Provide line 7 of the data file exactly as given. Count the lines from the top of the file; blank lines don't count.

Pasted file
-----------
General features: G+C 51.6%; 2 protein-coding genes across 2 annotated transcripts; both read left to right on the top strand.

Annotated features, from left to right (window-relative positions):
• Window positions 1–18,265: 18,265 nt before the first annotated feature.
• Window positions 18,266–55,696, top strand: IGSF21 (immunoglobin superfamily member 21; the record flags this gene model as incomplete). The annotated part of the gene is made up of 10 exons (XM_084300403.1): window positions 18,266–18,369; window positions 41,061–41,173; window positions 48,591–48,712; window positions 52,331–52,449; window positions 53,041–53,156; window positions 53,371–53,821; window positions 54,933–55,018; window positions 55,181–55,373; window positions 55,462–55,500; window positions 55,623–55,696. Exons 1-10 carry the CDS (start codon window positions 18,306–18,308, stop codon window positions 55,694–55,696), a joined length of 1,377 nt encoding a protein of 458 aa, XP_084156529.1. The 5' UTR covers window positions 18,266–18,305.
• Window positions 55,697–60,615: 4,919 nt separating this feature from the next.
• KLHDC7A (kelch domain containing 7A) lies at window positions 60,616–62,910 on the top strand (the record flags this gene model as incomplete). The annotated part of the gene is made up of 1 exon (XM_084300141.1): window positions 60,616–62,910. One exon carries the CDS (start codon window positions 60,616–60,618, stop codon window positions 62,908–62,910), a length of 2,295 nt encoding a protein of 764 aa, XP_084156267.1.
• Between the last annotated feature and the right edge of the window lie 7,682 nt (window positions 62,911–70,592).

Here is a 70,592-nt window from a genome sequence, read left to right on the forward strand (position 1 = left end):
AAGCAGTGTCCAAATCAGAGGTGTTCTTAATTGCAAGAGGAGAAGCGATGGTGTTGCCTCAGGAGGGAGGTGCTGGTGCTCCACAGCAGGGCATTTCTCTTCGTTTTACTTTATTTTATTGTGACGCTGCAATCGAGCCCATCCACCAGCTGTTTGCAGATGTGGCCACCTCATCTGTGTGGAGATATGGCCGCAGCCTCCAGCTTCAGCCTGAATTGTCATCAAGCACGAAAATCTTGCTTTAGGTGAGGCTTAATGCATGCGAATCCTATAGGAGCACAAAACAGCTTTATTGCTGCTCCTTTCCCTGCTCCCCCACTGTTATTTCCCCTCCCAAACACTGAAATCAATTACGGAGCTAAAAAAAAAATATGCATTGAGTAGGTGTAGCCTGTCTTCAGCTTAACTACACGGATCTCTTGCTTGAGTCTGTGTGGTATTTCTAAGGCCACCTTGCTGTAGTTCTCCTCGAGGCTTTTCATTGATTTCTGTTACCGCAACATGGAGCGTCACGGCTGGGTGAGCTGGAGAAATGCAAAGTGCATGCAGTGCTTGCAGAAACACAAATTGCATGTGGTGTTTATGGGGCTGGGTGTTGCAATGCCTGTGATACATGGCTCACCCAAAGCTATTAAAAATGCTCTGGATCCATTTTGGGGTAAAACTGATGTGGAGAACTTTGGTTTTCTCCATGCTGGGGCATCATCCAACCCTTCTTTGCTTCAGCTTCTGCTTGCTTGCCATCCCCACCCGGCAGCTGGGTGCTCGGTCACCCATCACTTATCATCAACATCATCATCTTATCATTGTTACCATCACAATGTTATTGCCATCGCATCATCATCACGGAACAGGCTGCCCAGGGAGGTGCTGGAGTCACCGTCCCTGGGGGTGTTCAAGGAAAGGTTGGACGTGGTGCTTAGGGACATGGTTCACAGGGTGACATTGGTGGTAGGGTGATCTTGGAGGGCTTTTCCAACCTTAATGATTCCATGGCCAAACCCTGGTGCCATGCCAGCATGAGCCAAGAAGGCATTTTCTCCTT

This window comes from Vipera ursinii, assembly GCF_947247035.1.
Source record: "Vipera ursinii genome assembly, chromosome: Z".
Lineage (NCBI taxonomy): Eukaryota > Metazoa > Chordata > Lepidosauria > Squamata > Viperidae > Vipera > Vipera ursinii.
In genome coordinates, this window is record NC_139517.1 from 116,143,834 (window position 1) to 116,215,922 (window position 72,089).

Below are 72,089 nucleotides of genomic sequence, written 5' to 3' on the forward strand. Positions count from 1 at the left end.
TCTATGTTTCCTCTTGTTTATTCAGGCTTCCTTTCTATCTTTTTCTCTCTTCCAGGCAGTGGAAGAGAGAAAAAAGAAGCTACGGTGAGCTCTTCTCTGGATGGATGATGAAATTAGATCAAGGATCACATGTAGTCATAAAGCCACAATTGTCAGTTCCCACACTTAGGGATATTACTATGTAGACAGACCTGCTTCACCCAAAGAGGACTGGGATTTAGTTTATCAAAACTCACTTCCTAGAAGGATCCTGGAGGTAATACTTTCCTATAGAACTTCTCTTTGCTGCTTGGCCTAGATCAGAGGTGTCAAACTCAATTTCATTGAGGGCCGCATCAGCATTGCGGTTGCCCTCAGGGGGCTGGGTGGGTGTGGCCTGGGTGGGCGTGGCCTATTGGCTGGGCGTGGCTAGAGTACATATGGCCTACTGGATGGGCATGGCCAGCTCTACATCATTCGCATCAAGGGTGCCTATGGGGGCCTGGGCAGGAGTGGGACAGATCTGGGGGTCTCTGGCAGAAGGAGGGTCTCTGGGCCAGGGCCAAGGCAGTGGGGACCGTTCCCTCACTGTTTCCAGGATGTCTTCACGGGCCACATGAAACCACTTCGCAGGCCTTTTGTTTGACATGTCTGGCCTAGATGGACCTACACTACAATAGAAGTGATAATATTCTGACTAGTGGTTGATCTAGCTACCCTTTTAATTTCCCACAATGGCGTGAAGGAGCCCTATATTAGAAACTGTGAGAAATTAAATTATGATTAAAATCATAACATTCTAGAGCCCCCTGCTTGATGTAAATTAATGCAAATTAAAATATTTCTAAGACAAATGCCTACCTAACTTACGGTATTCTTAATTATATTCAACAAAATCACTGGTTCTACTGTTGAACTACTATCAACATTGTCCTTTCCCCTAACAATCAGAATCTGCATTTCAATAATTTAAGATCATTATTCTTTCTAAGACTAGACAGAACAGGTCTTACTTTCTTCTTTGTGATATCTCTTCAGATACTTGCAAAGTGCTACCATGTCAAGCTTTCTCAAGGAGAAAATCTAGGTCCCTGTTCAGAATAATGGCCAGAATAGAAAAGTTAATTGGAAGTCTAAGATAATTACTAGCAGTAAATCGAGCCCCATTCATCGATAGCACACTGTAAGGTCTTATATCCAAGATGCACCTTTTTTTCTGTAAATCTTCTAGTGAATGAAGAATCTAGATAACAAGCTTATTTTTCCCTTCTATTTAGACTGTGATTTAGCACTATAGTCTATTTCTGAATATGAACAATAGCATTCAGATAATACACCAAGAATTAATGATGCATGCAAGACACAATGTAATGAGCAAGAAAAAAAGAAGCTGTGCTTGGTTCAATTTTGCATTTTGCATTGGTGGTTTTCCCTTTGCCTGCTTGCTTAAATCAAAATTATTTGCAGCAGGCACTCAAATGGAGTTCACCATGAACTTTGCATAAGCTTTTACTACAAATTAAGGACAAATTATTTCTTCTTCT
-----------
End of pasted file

• Between the last annotated feature and the right edge of the window lie 7,682 nt (window positions 62,911–70,592).